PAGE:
The night closed with Antonín Dvorak’s "Symphony No. 8 in G major," a cheery, tuneful and popular work. Like Brahms’ “Academic Festival Overture,” Dvorak’s Eighth was composed for an academic occasion. In Dvorak’s case, it was to mark his admission to Prague Academy. As the only long-form piece on the program, the orchestra afforded it special attention, which allowed the sheer number of themes and the diverse orchestration to take center stage.
The first movement of the symphony was the highlight of the evening as the cellos stole the show with a commanding performance. Led by Swanson at a pace faithful to the often-ignored “allegro con brio” (meaning “fast, with spirit”), the cellos mustered a powerful and deep yet lyrical tone from the start. Rather than simply gliding through the movement and allowing Dvorak’s melodies and tone-painting to enthrall the audience, Swanson guided the orchestra as they barreled through the movement, indeed, “with spirit.” Impressively, they remained balanced while still maintaining the electric energy that characterized this movement’s performance. At times, though, some sections seemed a bit overexcited. The brass toed the line between cutting through the sonic ocean of the strings and overpowering the rest of the orchestra. Ultimately, a few cracked notes and squeaks notwithstanding, the first movement was a remarkable performance.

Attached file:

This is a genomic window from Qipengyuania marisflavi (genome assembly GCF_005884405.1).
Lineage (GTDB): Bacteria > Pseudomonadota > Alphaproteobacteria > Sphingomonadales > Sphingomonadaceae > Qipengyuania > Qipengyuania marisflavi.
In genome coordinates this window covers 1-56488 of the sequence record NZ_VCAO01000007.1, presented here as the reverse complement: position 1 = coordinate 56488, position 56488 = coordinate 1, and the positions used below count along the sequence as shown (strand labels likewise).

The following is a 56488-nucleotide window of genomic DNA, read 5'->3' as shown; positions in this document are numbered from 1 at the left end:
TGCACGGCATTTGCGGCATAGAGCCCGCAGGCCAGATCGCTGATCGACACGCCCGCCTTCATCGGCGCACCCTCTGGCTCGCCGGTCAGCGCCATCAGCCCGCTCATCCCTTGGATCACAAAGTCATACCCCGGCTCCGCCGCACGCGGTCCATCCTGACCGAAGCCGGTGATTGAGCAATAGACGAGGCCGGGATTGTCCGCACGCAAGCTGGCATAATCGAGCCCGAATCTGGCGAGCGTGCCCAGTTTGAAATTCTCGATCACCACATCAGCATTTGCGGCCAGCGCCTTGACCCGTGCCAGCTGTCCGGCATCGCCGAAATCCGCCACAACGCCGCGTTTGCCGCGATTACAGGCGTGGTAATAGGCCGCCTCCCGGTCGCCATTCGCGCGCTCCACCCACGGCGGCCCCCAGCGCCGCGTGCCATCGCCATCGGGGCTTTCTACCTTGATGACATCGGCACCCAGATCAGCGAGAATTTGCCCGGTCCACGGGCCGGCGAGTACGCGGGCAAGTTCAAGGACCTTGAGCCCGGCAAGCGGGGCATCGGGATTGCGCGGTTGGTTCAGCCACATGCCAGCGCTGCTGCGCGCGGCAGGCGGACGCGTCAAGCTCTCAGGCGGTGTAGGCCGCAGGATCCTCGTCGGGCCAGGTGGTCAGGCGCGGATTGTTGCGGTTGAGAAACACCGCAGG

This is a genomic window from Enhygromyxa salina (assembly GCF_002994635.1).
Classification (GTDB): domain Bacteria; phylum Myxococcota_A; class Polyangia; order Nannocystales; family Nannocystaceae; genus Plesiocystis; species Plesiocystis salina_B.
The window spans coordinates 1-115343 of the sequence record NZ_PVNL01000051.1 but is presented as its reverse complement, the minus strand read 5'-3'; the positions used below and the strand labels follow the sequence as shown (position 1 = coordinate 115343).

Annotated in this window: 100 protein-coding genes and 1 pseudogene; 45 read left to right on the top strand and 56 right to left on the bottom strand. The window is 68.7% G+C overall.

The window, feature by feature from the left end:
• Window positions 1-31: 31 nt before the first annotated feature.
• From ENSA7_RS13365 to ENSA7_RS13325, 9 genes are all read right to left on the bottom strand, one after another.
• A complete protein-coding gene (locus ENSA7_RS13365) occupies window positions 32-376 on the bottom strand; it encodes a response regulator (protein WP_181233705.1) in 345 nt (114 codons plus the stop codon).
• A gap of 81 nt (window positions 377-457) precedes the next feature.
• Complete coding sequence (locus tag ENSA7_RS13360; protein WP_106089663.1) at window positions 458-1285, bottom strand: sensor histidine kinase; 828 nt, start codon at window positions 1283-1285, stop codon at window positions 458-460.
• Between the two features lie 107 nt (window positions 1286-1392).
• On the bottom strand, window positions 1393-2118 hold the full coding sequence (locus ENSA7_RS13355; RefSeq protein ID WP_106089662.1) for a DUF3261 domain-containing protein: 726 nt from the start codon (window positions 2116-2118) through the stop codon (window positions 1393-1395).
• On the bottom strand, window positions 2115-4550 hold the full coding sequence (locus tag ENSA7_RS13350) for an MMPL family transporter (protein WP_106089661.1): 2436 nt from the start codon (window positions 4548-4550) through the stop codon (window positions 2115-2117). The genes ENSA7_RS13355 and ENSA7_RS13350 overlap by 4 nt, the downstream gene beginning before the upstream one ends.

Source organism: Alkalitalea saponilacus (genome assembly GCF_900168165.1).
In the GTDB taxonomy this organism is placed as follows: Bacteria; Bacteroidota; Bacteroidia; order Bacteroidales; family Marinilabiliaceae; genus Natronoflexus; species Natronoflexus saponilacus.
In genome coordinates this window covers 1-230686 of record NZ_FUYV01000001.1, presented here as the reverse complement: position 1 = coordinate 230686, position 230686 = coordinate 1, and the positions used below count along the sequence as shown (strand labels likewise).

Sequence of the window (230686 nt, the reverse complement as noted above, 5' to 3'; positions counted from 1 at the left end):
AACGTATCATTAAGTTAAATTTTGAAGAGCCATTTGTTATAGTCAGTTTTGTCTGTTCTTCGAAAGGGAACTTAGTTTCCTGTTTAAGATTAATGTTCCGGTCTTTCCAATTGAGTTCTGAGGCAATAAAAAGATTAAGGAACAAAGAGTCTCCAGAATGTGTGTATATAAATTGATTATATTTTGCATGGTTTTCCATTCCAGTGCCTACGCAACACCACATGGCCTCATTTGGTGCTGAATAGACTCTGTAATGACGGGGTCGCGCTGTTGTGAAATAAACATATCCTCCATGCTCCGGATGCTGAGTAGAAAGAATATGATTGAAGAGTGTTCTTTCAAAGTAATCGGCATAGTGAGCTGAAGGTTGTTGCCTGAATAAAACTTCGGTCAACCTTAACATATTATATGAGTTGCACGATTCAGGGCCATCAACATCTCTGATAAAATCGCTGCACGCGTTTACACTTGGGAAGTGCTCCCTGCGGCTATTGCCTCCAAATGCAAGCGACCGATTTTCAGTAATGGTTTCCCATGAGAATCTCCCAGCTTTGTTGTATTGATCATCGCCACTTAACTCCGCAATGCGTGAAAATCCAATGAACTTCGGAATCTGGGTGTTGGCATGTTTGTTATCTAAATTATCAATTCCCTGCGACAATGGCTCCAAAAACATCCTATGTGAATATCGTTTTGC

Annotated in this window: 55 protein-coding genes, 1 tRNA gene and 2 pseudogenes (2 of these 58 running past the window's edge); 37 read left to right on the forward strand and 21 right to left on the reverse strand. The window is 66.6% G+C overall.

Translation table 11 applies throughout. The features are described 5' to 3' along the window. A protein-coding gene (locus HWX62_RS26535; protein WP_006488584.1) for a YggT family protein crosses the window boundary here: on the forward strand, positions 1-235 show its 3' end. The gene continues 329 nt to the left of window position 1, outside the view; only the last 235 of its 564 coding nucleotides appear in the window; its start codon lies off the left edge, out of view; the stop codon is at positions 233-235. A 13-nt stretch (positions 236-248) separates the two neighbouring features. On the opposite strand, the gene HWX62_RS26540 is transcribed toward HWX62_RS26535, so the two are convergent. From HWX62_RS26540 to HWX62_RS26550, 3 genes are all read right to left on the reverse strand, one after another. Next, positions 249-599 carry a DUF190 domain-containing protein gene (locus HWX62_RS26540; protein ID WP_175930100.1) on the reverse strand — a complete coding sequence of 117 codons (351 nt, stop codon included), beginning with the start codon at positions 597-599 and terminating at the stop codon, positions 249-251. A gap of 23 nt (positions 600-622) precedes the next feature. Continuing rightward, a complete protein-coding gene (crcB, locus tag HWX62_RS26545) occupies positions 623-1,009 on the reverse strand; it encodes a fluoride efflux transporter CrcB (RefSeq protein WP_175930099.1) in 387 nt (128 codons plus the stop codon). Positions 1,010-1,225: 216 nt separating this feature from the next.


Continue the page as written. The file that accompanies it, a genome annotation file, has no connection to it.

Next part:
After such a phenomenal job in the first movement, though, the following three were simply not at the same level. Whether the other movements got less rehearsal time, or if the musicians had just exhausted themselves after the first movement, each instrument group seemed to have a less clear understanding of its job. The themes were slightly more muddled, the inner voices weren’t quite so pronounced and cracked notes popped out a few too many times. Despite Swanson’s best efforts to energize and keep the orchestra together, the group just didn’t seem quite so tight. In the moments of scripted musical confusion, the orchestra itself was a bit confused too.
That is not to say that the final three movements were devoid of highlights, though. The violin solo in the second movement was played masterfully by concertmaster Marie Leou '22. The horns were well-restrained in the third movement to allow other voices to shine through. And the last bars of the finale were a wonderful last reminder of the zest of the full orchestra. After the final note, the audience allowed the sound to ring through the hall before breaking out into a well-deserved standing ovation.
With more rehearsal time to really perfect the finer details of their program, there is no telling how much higher this group will soar. The ASO will return to Buckley Recital Hall Oct. 23 for a performance of Edward Elgar’s “Enigma Variations,” Samuel Coleridge-Taylor’s “Rhapsodic Dance” and Edwin York Bowen’s Viola Concerto.